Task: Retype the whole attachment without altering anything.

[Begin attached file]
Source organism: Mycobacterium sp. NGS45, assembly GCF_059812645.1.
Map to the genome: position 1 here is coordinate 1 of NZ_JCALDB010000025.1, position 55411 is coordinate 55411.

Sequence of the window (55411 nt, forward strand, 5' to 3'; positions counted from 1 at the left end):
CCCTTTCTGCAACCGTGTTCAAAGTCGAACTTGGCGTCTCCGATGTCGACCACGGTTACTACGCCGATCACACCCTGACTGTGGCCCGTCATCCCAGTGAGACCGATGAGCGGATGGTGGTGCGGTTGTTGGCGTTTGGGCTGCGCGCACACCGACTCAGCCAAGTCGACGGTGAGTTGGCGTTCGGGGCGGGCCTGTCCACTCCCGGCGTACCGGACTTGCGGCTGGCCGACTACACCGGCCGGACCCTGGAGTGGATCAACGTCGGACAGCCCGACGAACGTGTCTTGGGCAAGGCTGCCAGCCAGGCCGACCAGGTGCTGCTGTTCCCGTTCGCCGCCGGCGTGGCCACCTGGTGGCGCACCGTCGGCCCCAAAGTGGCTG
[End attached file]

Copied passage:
Source organism: Mycobacterium sp. NGS45, assembly GCF_059812645.1.
Map to the genome: position 1 here is coordinate 1 of NZ_JCALDB010000025.1, position 55411 is coordinate 55411.

Sequence of the window (55411 nt, forward strand, 5' to 3'; positions counted from 1 at the left end):
CCCTTTCTGCAACCGTGTTCAAAGTCGAACTTGGCGTCTCCGATGTCGACCACGGTTACTACGCCGATCACACCCTGACTGTGGCCCGTCATCCCAGTGAGACCGATGAGCGGATGGTGGTGCGGTTGTTGGCGTTTGGGCTGCGCGCACACCGACTCAGCCAAGTCGACGGTGAGTTGGCGTTCGGGGCGGGCCTGTCCACTCCCGGCGTACCGGACTTGCGGCTGGCCGACTACACCGGCCGGACCCTGGAGTGGATCAACGTCGGACAGCCCGACGAACGTGTCTTGGGCAAGGCTGCCAGCCAGGCCGACCAGGTGCTGCTGTTCCCGTTCGCCGCCGGCGTGGCCACCTGGTGGCGCACCGTCGGCCCCAAAGTGGCTG